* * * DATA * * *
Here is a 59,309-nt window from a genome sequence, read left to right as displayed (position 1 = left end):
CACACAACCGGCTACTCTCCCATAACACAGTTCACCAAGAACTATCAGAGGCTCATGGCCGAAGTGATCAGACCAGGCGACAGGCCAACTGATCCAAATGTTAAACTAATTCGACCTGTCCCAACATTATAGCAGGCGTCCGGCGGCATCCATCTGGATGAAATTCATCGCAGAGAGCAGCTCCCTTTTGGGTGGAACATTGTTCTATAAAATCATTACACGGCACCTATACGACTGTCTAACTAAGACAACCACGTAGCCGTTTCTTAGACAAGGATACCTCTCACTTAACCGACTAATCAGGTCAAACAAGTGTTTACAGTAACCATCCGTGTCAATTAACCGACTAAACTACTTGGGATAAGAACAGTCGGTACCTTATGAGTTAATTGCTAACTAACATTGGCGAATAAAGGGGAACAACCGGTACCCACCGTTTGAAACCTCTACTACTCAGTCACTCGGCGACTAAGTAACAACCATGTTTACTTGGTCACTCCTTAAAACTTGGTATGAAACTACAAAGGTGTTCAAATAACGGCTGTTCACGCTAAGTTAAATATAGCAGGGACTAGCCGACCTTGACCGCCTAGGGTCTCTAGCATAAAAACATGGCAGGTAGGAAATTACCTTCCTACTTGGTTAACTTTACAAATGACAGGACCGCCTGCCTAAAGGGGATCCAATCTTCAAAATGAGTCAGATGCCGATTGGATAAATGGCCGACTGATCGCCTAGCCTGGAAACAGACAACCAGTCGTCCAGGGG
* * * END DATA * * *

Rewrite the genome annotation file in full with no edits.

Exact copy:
Here is a 59,309-nt window from a genome sequence, read left to right as displayed (position 1 = left end):
CACACAACCGGCTACTCTCCCATAACACAGTTCACCAAGAACTATCAGAGGCTCATGGCCGAAGTGATCAGACCAGGCGACAGGCCAACTGATCCAAATGTTAAACTAATTCGACCTGTCCCAACATTATAGCAGGCGTCCGGCGGCATCCATCTGGATGAAATTCATCGCAGAGAGCAGCTCCCTTTTGGGTGGAACATTGTTCTATAAAATCATTACACGGCACCTATACGACTGTCTAACTAAGACAACCACGTAGCCGTTTCTTAGACAAGGATACCTCTCACTTAACCGACTAATCAGGTCAAACAAGTGTTTACAGTAACCATCCGTGTCAATTAACCGACTAAACTACTTGGGATAAGAACAGTCGGTACCTTATGAGTTAATTGCTAACTAACATTGGCGAATAAAGGGGAACAACCGGTACCCACCGTTTGAAACCTCTACTACTCAGTCACTCGGCGACTAAGTAACAACCATGTTTACTTGGTCACTCCTTAAAACTTGGTATGAAACTACAAAGGTGTTCAAATAACGGCTGTTCACGCTAAGTTAAATATAGCAGGGACTAGCCGACCTTGACCGCCTAGGGTCTCTAGCATAAAAACATGGCAGGTAGGAAATTACCTTCCTACTTGGTTAACTTTACAAATGACAGGACCGCCTGCCTAAAGGGGATCCAATCTTCAAAATGAGTCAGATGCCGATTGGATAAATGGCCGACTGATCGCCTAGCCTGGAAACAGACAACCAGTCGTCCAGGGG